Here’s the relevant code:

JSValue JITCode::execute(VM* vm, ProtoCallFrame* protoCallFrame) {     ...     JSValue result = JSValue::decode(vmEntryToJavaScript(entryAddress, vm, protoCallFrame));     return vm->exception() ? jsNull() : result; } 

vmEntryToJavaScript is implemented in LLInt assembly using the doVMEntry macro (see LowLevelInterpreter.asm and LowLevelInterpreter64.asm ). The JSC VM enters all LLInt or JIT code via doVMEntry , and it will exit either via the end of doVMEntry (for normal returns), or via _handleUncaughtException (for exits due to uncaught exceptions).

Here’s an idea … we should probe the value of %rbx at these entry and exit points. After all, the value of %rbx that we want to preserve comes from JITCode::execute() , which is the caller of vmEntryToJavaScript / doVMEntry .

One way to probe the value of %rbx is to set a debugger breakpoint at the points of interest in code, and inspect the register value when the debugger breaks. However, this technique is only good when we already know that the bug will manifest within the first few times that the debugger breaks.

But if we’re not sure when the bug will manifest, we should probe the value of %rbx by logging it at the points of interest instead. This allows us to get a bird’s eye view of when the bug manifests. If necessary, we can go back and apply breakpoints thereafter in a more targeted way. Since we don’t know yet which VM entry/exit the bug will manifest on, let’s do some logging.

A LLInt Probe and Counting VM Entries

For logging from LLInt code (which is hand written assembly), we’ll need a probe mechanism that preserves CPU registers, calls to a C++ function to do our logging, and then restores the CPU registers after the call. This way we can insert the probes in the LLInt code without perturbing its operation.

Here’s a snippet of LLInt code (for X86_64 on OSX only) that will do the job:

macro probe(func)     # save all the registers that the LLInt may use.     push a0, a1     push a2, a3     push t0, t1     push t2, t3     push t4, t5      emit "mov %rbx, %rdi" # pass %rbx as arg0 (i.e. %rdi on X86_64).     move sp, a1 # pass the stack pointer as arg1.     call func # call the probe function.      # restore all the registers we saved previously.     pop t5, t4     pop t3, t2     pop t1, t0     pop a3, a2     pop a1, a0     end 

We add this LLInt probe macro at the top of LowLevelInterpreter64.asm . Next, we insert probes at various locations in LowLevelInterpreter.asm :

    _vmEntryToJavaScript:     ...     doVMEntry(makeJavaScriptCall, _jsEntryEnterProbe, _jsEntryExitProbe)      ...     _vmEntryToNative:     ...     doVMEntry(makeHostFunctionCall, _hostEnterProbe, _hostExitProbe)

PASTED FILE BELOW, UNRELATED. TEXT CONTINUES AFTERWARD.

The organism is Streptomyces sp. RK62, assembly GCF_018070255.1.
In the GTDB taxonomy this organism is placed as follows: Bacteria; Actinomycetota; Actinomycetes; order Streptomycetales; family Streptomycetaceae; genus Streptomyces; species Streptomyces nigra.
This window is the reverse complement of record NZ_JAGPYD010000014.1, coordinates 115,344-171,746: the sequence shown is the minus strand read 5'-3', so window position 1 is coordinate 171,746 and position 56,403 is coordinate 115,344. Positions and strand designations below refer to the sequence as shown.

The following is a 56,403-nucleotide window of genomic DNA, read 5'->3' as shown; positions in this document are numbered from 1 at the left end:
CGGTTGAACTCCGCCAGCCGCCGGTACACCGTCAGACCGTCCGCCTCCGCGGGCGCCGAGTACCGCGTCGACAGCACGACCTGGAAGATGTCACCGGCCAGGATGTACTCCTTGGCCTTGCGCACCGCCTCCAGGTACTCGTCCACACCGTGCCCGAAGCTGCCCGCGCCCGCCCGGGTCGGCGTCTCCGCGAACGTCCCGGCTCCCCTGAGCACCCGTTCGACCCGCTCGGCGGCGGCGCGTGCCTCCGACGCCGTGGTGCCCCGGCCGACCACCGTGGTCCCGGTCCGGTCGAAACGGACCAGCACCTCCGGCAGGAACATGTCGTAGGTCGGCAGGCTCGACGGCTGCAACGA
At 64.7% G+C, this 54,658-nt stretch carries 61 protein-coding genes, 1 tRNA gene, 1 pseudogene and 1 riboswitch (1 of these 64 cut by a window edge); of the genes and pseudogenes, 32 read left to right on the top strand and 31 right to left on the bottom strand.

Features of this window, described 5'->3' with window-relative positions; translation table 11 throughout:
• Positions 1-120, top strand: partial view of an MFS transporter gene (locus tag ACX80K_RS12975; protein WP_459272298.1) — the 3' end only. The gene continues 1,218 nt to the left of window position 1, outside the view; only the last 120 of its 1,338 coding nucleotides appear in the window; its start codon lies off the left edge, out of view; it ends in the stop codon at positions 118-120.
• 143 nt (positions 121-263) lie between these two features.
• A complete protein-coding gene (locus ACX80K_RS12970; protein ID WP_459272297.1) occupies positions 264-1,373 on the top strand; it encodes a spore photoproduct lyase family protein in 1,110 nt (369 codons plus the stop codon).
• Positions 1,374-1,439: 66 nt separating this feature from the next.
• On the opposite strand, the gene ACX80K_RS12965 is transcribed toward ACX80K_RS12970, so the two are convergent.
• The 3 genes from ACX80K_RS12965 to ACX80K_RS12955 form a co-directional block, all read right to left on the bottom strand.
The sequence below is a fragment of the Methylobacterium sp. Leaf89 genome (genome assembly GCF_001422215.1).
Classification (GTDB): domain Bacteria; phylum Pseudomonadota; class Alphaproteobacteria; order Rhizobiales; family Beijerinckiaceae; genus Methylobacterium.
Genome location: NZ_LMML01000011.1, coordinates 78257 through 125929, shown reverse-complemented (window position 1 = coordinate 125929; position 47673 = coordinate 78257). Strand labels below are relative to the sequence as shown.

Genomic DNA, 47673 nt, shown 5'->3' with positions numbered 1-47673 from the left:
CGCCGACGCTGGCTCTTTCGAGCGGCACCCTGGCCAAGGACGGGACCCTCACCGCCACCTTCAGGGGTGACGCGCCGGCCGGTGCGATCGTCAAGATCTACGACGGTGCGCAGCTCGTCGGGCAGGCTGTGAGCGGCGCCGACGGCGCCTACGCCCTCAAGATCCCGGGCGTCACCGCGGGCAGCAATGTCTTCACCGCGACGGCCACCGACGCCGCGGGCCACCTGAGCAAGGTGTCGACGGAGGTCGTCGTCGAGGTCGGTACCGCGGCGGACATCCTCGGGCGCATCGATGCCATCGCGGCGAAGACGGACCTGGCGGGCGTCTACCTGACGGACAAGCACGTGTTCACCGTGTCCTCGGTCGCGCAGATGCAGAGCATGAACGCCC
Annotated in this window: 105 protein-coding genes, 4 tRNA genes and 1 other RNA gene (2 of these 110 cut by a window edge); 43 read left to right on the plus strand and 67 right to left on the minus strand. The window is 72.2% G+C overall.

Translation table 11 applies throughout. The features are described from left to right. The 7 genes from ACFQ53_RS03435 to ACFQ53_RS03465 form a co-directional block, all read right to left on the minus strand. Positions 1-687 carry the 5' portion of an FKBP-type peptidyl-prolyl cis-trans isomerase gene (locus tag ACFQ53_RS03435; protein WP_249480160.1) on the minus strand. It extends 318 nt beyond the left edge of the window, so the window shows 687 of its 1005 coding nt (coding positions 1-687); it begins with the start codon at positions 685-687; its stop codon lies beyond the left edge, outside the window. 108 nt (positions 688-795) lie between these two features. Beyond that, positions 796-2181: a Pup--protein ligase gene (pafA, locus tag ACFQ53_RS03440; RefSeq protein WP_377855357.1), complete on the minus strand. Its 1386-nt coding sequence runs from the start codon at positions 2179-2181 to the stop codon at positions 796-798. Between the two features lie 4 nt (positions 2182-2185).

… and LowLevelInterpreter64.asm :

macro doVMEntry(makeCall, entryProbe, exitProbe)     functionPrologue()     pushCalleeSaves()      probe(entryProbe)     ...     probe(exitProbe)      popCalleeSaves()     functionEpilogue()      ret end  _handleUncaughtException:     probe(_uncaughtExceptionEnterProbe)     loadp Callee[cfr], t3     ...     probe(_uncaughtExceptionExitProbe)      popCalleeSaves()     functionEpilogue()     ret 

… and add the corresponding callback functions for these probes at the bottom ofLLIntSlowPaths.cpp:

extern int vmEntryCount;  extern "C" void jsEntryEnterProbe(void* rbx, void* rsp); void jsEntryEnterProbe(void* rbx, void* rsp) {     dataLog("ENTRY[", vmEntryCount, "] jsEntry ENTER: rbx=",         RawPointer(rbx), " rsp=", RawPointer(rsp), "/n"); }  extern "C" void jsEntryExitProbe(void* rbx, void* rsp); void jsEntryExitProbe(void* rbx, void* rsp) {     dataLog("ENTRY[", vmEntryCount, "] jsEntry EXIT: rbx=",         RawPointer(rbx), " rsp=", RawPointer(rsp), "/n"); }  extern "C" void hostEnterProbe(void* rbx, void* rsp); void hostEnterProbe(void* rbx, void* rsp) {     dataLog("ENTRY[", vmEntryCount, "] host ENTER: rbx=",         RawPointer(rbx), " rsp=", RawPointer(rsp), "/n"); }  extern "C" void hostExitProbe(void* rbx, void* rsp); void hostExitProbe(void* rbx, void* rsp) {     dataLog("ENTRY[", vmEntryCount, "] host EXIT: rbx=",         RawPointer(rbx), " rsp=", RawPointer(rsp), "/n"); }  extern "C" void uncaughtExceptionEnterProbe(void* rbx, void* rsp); void uncaughtExceptionEnterProbe(void* rbx, void* rsp) {     dataLog("ENTRY[", vmEntryCount, "] uncaughtException ENTER: rbx=",         RawPointer(rbx), " rsp=", RawPointer(rsp), "/n"); }  extern "C" void uncaughtExceptionExitProbe(void* rbx, void* rsp); void uncaughtExceptionExitProbe(void* rbx, void* rsp) {     dataLog("ENTRY[", vmEntryCount, "] uncaughtException EXIT: rbx=",         RawPointer(rbx), " rsp=", RawPointer(rsp), "/n"); } 

dataLog() (seeDataLog.h andDataLog.cpp) is WebKit’s equivalent of printf() except that:

1. it prints to stderr , or to a file.

2. it doesn’t take a formatting string. It just takes a variable list of items to print.

3. it knows how to print any WebKit class that implements a dump() method (e.g. ScopeOffset::dump() ) or has an associated printInternal() function (e.g. this one for CodeType ).

We should also add a few lines to JITCode::execute() to count how deep we have entered into the VM:

int vmEntryCount = 0; ... JSValue JITCode::execute(VM* vm, ProtoCallFrame* protoCallFrame) {     ...     vmEntryCount++;     JSValue result = JSValue::decode(vmEntryToJavaScript(entryAddress, vm, protoCallFrame));     vmEntryCount--;     return vm->exception() ? jsNull() : result; } 

With t